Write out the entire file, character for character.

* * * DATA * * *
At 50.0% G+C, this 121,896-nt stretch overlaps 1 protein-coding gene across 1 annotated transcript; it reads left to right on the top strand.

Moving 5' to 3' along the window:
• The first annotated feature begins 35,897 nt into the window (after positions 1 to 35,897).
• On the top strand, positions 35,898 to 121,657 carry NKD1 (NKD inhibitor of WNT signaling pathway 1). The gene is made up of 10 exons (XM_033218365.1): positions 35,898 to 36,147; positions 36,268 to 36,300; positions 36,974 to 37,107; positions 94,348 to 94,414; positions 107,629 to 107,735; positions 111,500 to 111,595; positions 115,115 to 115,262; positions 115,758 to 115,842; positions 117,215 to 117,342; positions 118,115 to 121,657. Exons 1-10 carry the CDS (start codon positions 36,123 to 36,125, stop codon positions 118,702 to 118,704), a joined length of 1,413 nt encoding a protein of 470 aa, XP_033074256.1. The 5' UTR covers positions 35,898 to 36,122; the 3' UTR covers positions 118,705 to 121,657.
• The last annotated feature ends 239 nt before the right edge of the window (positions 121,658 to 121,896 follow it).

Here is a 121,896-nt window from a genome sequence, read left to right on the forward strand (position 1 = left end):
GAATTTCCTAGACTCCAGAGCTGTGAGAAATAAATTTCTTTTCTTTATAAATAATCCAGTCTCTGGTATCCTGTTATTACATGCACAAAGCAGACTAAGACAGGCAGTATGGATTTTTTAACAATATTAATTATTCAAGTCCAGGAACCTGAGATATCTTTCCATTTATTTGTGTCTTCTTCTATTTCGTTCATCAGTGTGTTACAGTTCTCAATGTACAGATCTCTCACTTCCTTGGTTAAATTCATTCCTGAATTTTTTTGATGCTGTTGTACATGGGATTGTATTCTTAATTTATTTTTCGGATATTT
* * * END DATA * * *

At 50.0% G+C, this 121,896-nt stretch overlaps 1 protein-coding gene across 1 annotated transcript; it reads left to right on the top strand.

Moving 5' to 3' along the window:
• The first annotated feature begins 35,897 nt into the window (after positions 1 to 35,897).
• On the top strand, positions 35,898 to 121,657 carry NKD1 (NKD inhibitor of WNT signaling pathway 1). The gene is made up of 10 exons (XM_033218365.1): positions 35,898 to 36,147; positions 36,268 to 36,300; positions 36,974 to 37,107; positions 94,348 to 94,414; positions 107,629 to 107,735; positions 111,500 to 111,595; positions 115,115 to 115,262; positions 115,758 to 115,842; positions 117,215 to 117,342; positions 118,115 to 121,657. Exons 1-10 carry the CDS (start codon positions 36,123 to 36,125, stop codon positions 118,702 to 118,704), a joined length of 1,413 nt encoding a protein of 470 aa, XP_033074256.1. The 5' UTR covers positions 35,898 to 36,122; the 3' UTR covers positions 118,705 to 121,657.
• The last annotated feature ends 239 nt before the right edge of the window (positions 121,658 to 121,896 follow it).

Here is a 121,896-nt window from a genome sequence, read left to right on the forward strand (position 1 = left end):
GAATTTCCTAGACTCCAGAGCTGTGAGAAATAAATTTCTTTTCTTTATAAATAATCCAGTCTCTGGTATCCTGTTATTACATGCACAAAGCAGACTAAGACAGGCAGTATGGATTTTTTAACAATATTAATTATTCAAGTCCAGGAACCTGAGATATCTTTCCATTTATTTGTGTCTTCTTCTATTTCGTTCATCAGTGTGTTACAGTTCTCAATGTACAGATCTCTCACTTCCTTGGTTAAATTCATTCCTGAATTTTTTTGATGCTGTTGTACATGGGATTGTATTCTTAATTTATTTTTCGGATATTT